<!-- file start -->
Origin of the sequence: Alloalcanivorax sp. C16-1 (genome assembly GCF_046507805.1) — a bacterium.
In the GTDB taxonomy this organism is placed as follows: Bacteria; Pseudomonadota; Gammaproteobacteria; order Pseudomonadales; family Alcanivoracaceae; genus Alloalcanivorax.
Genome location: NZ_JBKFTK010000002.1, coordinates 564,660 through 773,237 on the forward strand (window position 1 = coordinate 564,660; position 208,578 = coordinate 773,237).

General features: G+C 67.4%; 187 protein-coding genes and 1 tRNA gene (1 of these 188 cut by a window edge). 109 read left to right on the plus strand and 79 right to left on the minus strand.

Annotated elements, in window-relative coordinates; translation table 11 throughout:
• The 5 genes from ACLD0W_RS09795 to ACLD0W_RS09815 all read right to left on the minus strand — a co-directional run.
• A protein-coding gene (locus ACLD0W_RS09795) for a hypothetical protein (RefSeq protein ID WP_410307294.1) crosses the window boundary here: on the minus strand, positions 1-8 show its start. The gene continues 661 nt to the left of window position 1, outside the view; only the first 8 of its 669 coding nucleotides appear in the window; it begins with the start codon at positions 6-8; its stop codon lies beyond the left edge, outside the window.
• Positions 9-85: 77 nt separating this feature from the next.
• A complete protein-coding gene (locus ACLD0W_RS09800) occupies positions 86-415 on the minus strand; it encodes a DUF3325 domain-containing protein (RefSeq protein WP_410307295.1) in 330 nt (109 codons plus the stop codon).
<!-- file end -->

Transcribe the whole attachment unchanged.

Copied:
Origin of the sequence: Alloalcanivorax sp. C16-1 (genome assembly GCF_046507805.1) — a bacterium.
In the GTDB taxonomy this organism is placed as follows: Bacteria; Pseudomonadota; Gammaproteobacteria; order Pseudomonadales; family Alcanivoracaceae; genus Alloalcanivorax.
Genome location: NZ_JBKFTK010000002.1, coordinates 564,660 through 773,237 on the forward strand (window position 1 = coordinate 564,660; position 208,578 = coordinate 773,237).

General features: G+C 67.4%; 187 protein-coding genes and 1 tRNA gene (1 of these 188 cut by a window edge). 109 read left to right on the plus strand and 79 right to left on the minus strand.

Annotated elements, in window-relative coordinates; translation table 11 throughout:
• The 5 genes from ACLD0W_RS09795 to ACLD0W_RS09815 all read right to left on the minus strand — a co-directional run.
• A protein-coding gene (locus ACLD0W_RS09795) for a hypothetical protein (RefSeq protein ID WP_410307294.1) crosses the window boundary here: on the minus strand, positions 1-8 show its start. The gene continues 661 nt to the left of window position 1, outside the view; only the first 8 of its 669 coding nucleotides appear in the window; it begins with the start codon at positions 6-8; its stop codon lies beyond the left edge, outside the window.
• Positions 9-85: 77 nt separating this feature from the next.
• A complete protein-coding gene (locus ACLD0W_RS09800) occupies positions 86-415 on the minus strand; it encodes a DUF3325 domain-containing protein (RefSeq protein WP_410307295.1) in 330 nt (109 codons plus the stop codon).